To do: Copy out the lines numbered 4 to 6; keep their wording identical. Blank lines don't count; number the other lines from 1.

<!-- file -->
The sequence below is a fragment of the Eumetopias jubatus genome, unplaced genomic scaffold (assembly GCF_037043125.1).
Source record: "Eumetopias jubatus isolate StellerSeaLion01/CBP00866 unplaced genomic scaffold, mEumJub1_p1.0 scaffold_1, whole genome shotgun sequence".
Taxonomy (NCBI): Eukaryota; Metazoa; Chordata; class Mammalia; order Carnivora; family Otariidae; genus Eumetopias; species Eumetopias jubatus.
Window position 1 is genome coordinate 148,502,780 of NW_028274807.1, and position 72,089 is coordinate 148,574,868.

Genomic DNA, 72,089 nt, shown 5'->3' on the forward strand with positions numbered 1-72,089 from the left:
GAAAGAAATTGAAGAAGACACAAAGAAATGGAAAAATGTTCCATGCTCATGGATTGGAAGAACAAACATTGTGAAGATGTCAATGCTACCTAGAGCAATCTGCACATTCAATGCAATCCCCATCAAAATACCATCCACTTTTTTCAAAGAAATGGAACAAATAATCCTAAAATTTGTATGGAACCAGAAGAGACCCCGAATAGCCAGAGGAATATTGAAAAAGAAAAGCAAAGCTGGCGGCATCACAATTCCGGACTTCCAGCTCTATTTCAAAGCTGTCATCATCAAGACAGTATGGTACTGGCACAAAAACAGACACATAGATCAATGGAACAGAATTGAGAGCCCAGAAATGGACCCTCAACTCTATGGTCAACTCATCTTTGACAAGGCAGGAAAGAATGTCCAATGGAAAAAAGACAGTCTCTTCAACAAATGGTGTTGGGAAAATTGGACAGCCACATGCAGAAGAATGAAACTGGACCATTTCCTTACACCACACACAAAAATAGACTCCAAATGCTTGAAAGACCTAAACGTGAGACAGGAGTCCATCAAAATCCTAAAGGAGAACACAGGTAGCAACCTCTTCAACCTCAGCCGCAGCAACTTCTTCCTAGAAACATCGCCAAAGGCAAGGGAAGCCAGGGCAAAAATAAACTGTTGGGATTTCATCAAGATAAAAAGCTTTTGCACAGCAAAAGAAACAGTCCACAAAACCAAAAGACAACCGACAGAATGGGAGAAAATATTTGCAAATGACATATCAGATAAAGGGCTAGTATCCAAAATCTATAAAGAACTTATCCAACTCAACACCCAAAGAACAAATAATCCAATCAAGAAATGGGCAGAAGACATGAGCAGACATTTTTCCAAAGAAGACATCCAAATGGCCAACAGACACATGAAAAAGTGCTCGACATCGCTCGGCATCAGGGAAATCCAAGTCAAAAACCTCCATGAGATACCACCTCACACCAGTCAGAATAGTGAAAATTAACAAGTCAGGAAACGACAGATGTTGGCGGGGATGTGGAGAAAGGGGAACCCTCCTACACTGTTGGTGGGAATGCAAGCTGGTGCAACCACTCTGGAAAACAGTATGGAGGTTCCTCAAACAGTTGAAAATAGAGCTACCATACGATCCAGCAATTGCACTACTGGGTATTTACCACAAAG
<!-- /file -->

Window position 1 is genome coordinate 148,502,780 of NW_028274807.1, and position 72,089 is coordinate 148,574,868.

Genomic DNA, 72,089 nt, shown 5'->3' on the forward strand with positions numbered 1-72,089 from the left:
GAAAGAAATTGAAGAAGACACAAAGAAATGGAAAAATGTTCCATGCTCATGGATTGGAAGAACAAACATTGTGAAGATGTCAATGCTACCTAGAGCAATCTGCACATTCAATGCAATCCCCATCAAAATACCATCCACTTTTTTCAAAGAAATGGAACAAATAATCCTAAAATTTGTATGGAACCAGAAGAGACCCCGAATAGCCAGAGGAATATTGAAAAAGAAAAGCAAAGCTGGCGGCATCACAATTCCGGACTTCCAGCTCTATTTCAAAGCTGTCATCATCAAGACAGTATGGTACTGGCACAAAAACAGACACATAGATCAATGGAACAGAATTGAGAGCCCAGAAATGGACCCTCAACTCTATGGTCAACTCATCTTTGACAAGGCAGGAAAGAATGTCCAATGGAAAAAAGACAGTCTCTTCAACAAATGGTGTTGGGAAAATTGGACAGCCACATGCAGAAGAATGAAACTGGACCATTTCCTTACACCACACACAAAAATAGACTCCAAATGCTTGAAAGACCTAAACGTGAGACAGGAGTCCATCAAAATCCTAAAGGAGAACACAGGTAGCAACCTCTTCAACCTCAGCCGCAGCAACTTCTTCCTAGAAACATCGCCAAAGGCAAGGGAAGCCAGGGCAAAAATAAACTGTTGGGATTTCATCAAGATAAAAAGCTTTTGCACAGCAAAAGAAACAGTCCACAAAACCAAAAGACAACCGACAGAATGGGAGAAAATATTTGCAAATGACATATCAGATAAAGGGCTAGTATCCAAAATCTATAAAGAACTTATCCAACTCAACACCCAAAGAACAAATAATCCAATCAAGAAATGGGCAGAAGACATGAGCAGACATTTTTCCAAAGAAGACATCCAAATGGCCAACAGACACATGAAAAAGTGCTCGACATCGCTCGGCATCAGGGAAATCCAAGTCAAAAACCTCCATGAGATACCACCTCACACCAGTCAGAATAGTGAAAATTAACAAGTCAGGAAACGACAGATGTTGGCGGGGATGTGGAGAAAGGGGAACCCTCCTACACTGTTGGTGGGAATGCAAGCTGGTGCAACCACTCTGGAAAACAGTATGGAGGTTCCTCAAACAGTTGAAAATAGAGCTACCATACGATCCAGCAATTGCACTACTGGGTATTTACCACAAAG